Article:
- Do not blame the techs. Most body shop owners care about one thing , the bottom line. If the shops maintain their satisfaction rating insurance companies don’t care. Very few people actually check on the repairs being done to their vehicle. My advice, pay the shop a few visits while repairs are underway and demand oem parts !!!
- I used to do body repairs it shocking what some body shops do I’ve seen dozens go out without being checked for faults and many I wouldn’t accept, when my wife had an accident 3 years ago we took our car to the insurance recommended body shop I asked to speak to the body shop manager, I clearly said to him any fault I will find as I worked in a body shop and guess what I found faults but not major faults just a bit of paint correction needed, since the accident i have used them again for some private work and guess what I get flawless work from them now. The trouble with most body shops from major insurance companies everything is timed so you take your car in with a front end damage assessor then says this car will need 15 hours to fix imo this is wrong as it leads to mistakes being made my advice if your car is ever damaged and you’re unsure of the quality from the body shop you have been told to take it to ask to see other cars they have repaired waiting for customer collection…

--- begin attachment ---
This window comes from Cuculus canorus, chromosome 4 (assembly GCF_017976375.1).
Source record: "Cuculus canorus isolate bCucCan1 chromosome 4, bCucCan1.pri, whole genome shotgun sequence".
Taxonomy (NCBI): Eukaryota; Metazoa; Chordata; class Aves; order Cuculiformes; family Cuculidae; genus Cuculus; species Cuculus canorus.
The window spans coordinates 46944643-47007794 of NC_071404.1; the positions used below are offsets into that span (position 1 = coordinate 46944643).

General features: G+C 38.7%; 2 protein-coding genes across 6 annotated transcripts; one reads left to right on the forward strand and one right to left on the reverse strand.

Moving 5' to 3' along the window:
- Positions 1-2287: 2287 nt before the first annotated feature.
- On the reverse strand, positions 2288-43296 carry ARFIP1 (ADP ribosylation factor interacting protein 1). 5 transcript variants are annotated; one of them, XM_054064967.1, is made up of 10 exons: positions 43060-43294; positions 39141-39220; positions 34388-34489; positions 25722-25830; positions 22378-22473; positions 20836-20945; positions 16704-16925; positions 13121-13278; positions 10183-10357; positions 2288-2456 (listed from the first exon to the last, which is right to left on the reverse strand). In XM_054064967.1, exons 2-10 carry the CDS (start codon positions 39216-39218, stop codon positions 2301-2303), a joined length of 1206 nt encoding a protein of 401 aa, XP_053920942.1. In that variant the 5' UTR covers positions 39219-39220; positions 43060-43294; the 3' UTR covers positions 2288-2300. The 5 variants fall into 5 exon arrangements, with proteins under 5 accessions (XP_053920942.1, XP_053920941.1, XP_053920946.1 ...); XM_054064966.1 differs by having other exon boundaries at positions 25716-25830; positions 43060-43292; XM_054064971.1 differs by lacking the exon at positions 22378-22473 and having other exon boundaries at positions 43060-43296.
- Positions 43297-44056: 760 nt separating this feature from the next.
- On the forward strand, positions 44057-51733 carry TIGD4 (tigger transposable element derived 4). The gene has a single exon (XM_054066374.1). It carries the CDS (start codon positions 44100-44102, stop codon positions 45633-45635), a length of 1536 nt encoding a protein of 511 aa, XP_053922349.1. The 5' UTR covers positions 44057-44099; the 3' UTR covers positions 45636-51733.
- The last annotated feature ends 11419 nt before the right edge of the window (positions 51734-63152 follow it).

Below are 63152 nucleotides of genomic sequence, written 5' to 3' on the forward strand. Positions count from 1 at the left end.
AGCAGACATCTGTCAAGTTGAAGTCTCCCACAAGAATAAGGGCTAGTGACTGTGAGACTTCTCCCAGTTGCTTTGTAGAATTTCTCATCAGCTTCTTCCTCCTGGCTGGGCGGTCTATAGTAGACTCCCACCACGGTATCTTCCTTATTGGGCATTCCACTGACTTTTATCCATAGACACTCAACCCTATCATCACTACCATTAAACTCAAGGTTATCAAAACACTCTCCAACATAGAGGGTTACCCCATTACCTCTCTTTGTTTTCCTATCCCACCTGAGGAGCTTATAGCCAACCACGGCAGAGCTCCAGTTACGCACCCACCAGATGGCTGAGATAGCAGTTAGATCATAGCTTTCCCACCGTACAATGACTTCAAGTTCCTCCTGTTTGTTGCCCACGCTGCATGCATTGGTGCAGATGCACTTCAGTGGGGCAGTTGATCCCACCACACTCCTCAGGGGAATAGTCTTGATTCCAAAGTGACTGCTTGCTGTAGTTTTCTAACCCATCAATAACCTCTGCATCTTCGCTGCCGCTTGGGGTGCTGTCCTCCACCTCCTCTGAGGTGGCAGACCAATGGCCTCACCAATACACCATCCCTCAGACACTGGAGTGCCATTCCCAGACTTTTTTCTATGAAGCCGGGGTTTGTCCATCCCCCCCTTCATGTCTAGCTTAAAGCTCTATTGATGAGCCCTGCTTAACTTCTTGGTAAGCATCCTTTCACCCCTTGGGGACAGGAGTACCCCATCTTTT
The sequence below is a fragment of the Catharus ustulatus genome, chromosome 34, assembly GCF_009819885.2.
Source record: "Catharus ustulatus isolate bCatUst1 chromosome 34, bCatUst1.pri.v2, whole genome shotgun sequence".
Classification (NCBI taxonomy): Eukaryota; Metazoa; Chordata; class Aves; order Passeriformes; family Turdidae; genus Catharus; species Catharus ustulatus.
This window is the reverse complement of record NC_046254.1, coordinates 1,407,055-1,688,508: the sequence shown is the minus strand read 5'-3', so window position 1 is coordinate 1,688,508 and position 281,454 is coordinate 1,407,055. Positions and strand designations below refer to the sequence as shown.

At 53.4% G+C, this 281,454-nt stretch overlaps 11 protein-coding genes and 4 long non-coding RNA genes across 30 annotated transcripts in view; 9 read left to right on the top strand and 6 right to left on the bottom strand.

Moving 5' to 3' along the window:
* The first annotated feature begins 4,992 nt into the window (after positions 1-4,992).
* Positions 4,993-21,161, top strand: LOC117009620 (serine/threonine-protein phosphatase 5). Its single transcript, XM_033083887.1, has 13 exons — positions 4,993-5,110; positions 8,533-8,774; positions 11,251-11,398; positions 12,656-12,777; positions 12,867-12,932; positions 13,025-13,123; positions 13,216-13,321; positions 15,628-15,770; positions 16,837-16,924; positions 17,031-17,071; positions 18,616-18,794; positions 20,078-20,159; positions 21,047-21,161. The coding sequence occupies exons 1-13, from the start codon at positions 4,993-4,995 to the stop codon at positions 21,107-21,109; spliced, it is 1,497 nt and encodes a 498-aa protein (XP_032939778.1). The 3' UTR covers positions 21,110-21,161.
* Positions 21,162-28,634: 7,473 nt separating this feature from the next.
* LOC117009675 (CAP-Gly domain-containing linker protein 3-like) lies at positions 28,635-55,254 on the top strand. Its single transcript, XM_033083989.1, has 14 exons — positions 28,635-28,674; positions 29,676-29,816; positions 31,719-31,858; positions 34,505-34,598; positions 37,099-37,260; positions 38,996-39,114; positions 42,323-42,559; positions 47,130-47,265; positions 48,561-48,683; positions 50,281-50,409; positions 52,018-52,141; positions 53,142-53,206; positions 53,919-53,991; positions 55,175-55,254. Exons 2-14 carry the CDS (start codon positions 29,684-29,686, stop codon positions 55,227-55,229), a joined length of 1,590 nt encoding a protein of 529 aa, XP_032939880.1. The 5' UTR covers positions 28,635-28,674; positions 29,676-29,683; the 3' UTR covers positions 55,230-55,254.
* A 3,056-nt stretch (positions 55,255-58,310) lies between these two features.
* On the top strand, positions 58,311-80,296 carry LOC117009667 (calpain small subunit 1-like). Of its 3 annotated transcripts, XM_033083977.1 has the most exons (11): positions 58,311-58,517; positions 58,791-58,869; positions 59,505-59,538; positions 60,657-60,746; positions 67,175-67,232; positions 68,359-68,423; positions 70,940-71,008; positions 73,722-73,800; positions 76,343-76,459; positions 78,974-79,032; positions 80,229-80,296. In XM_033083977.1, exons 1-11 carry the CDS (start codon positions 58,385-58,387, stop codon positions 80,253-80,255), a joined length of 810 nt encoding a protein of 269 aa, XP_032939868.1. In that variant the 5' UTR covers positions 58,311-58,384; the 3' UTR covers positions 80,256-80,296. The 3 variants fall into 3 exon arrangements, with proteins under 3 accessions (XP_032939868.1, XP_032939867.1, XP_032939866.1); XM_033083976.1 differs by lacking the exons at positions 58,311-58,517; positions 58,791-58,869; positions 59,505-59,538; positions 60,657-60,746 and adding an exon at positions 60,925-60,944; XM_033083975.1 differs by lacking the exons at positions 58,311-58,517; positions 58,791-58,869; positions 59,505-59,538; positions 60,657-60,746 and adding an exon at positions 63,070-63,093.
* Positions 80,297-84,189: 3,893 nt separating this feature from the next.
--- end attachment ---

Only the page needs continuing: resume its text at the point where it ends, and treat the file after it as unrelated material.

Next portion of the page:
- State Farm recommended shop owners are all freemasons working together screwing customers and non recommended shops.its like new world order of autobody repair look on you tube bill cooper mystery Babylon series. Unbelievable level of scum in big corporations.
Greedy insurance companies are the problem, not the body shop. Get you car fixed wherever you want, if the insurance company won’t pay the full amount then sue the person who hit your car for the difference.
- If you Google “Pack Brothers” one of the first suggestions is “Pack Brothers Lawsuits.” I wouldn’t trust anyone from this shop if my life depended on it. They’re just suit happy people looking to get rich by suing insurance companies. Disgraceful.
So why the insurance is to blame for? The insurance did not fix the car. The shop did and it was the shop who took the short cuts
- The insurance companies tell the shop what they will cover.. Only cover.. I’ll say it again. They tell the body shop what they will cover.. They bank on their clients inexperience with repairs to their vehicles and that the client won’t keep their car for more than four years. An insurance appraiser, usually with NO experience working in a body repair shop, tells the shop management that it only takes this and that to fix the damaged vehicle and thats all the insurance is going to cover.. It’s wrong.
- Billy, I love what you are doing here….but let’s make sure our statements are ALL completely factual when we are arguing about safety. I agree this is a completely unsafe vehicle. The front bumper reinforcement being the biggest offense. But let’s say what leaving this bumper reinforcement on this car will really do and not make sensational comments like the “motor will get shoved back into the front seats”, that are not factual. Sensationalizing anything with statements that are not 100% factual damages our credibility and these type of hack repairs need to be exposed so when we do let’s make sure everything is 100% fact based.